Time for US to stop militarization of South China Sea
The three-day Shangri-la Dialogue that starts on Friday is set to focus on the South China Sea, and no doubt theUnited States and some of its allies will grasp the opportunity to play up what it claims China’s military expansion in the South China Sea.
However, it’s theUS that is militarizing the waters and should reflect on the potential risks.
The militarization of the South China Sea as a result of theUS’ military build-up and its frequent so-called freedom of navigation operations increases the chances of a dangerous collision. The growing risk of a possible collision raises questions about whether the existing international laws can regulate the conduct of relevant parties. If not, should China andUS sign an Incident at Sea (INCSEA) Agreement to curtail dangerous encounters.
The 1982UnitedNations Convention on the Lawof the Sea classifies the sea into various jurisdictional zones with rights and duties. These serve as a benchmark for deciding on the lawfulness of the conduct of relevant parties. Consequently, the location of an incident at sea plays a key role in judging the lawfulness of any maritime activity.
TheUS has released a statement that accuses China of conducting “unsafe” interception of a US reconnaissance plane in “international airspace” over the South China Sea. But “international airspace” is a term which cannot be found anywhere in UNCLOS. Based on theUS stance as reflected in its public statement andNavy Commander’s OperationalHandbook, the term “international space” refers to the airspace over the maritime areas beyond territorial waters, which may include airspace over both the exclusive economic zones and the high seas. This is typical of the US, as it sets its own understanding of the international lawof the sea above and beyond the shared international understanding.
Notwithstanding the fact that theUS is not a party to the Convention and habitually chooses some articles of it that are to its advantage as reflecting customary international law, thisUS-designed term does lead to serious conflict of understanding of law regarding the legal status of each maritime area and its associated airspace, in particular that of the EEZ and its airspace. While the international community aligned under the Convention takes an EEZ as a particular maritime zone governed by a specific legal regime with balanced rights and obligations between the user and coastal State, theUS as a non-party insists that the freedom of navigation and overflights exercised within and beyond EEZs “must be qualitatively and quantitatively the same as the traditional high seas freedoms recognized by international law”.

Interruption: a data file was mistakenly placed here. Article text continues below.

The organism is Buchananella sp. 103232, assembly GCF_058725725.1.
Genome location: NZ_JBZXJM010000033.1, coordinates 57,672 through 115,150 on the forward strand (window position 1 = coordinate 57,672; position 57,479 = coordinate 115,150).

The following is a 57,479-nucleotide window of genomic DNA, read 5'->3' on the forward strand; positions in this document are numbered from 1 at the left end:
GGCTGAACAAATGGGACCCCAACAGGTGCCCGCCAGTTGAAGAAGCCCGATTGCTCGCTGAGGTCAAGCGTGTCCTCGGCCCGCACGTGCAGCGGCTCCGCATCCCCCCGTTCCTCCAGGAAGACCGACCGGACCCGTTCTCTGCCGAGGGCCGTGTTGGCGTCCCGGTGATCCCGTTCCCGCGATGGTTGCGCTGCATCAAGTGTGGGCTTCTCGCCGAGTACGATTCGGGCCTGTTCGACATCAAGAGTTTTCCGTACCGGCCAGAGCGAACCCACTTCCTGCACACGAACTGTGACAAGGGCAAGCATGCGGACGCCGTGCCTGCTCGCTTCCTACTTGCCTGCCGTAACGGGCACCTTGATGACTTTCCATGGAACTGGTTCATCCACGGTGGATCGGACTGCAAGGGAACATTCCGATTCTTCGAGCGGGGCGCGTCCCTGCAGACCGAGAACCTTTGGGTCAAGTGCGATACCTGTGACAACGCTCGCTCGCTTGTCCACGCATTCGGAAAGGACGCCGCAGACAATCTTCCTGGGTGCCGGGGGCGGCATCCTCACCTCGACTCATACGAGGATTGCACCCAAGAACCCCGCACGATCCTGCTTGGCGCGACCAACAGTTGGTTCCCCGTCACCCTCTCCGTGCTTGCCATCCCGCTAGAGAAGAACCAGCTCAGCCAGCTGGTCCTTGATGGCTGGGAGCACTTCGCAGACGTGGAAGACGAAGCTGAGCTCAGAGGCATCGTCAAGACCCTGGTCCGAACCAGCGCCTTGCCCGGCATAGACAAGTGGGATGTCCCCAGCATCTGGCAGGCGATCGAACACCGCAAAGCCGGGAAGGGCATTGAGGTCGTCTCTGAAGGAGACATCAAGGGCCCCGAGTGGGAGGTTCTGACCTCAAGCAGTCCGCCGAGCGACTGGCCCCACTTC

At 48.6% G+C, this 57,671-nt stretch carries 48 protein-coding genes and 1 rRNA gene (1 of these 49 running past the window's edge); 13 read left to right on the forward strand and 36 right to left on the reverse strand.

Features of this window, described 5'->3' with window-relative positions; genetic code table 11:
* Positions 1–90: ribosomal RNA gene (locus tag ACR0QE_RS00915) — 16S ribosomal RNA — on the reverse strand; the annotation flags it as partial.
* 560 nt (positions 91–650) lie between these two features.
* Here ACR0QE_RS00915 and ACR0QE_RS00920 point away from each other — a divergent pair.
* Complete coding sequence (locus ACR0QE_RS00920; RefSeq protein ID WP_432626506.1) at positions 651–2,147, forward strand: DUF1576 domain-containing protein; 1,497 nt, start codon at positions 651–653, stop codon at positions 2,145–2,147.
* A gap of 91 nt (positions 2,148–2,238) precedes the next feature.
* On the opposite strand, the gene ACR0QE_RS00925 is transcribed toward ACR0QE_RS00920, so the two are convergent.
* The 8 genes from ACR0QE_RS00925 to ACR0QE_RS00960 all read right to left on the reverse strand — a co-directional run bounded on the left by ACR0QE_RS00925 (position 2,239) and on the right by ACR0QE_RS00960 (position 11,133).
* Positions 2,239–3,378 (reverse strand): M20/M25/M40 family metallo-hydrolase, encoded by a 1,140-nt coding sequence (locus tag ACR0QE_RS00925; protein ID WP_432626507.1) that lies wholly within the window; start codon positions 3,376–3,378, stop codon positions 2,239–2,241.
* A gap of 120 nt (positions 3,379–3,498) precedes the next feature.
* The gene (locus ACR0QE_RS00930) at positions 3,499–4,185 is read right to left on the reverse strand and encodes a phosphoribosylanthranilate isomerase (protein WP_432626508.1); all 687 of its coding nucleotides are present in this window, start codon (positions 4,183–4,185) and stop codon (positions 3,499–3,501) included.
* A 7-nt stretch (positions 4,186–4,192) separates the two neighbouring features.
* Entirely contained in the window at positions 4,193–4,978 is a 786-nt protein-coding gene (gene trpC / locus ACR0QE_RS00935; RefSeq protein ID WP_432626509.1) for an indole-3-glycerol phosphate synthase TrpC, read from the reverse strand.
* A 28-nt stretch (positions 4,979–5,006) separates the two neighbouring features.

This leads to the possibility of operational confrontation at sea.
Another element that may have a bearing on the regulation of the US’ reconnaissance activities is the rules of international law regarding un-alerted air encounters between military aircraft. Many of the relevant international rules originate from the 1944 Chicago Convention on International Civil Aviation, to which both China andUS are both parties. The 1944 Chicago Convention includes Annex 2, entitled Rules of the Air, which recommends standards and best practice with regard to the interception of civilian aircrafts, but it does not apply to the interception of non-civilian aircraft.
One may also cite the China-US Memorandum ofUnderstanding on Air andMaritime Encounters. Notwithstanding the non-binding force of theMOU, this also raises the question of who would be the judge to decide on the lawfulness of the parties involved in any incident. Either side should not be the judge of itself.
It is crystal-clear that it is theUS military aircrafts that fly thousands of miles to the threshold of Chinese EEZs, to the airspace near Russia borders, and to other foreign EEZs, to conduct close-in reconnaissance, which serves as the root cause of the problem. Consequently, the best way to solve the problem is for theUS to stop such close-in reconnaissance activities.
The author is a research fellow at the Collaborative Innovation Center of South China Sea Studies, affiliated to Nanjing University.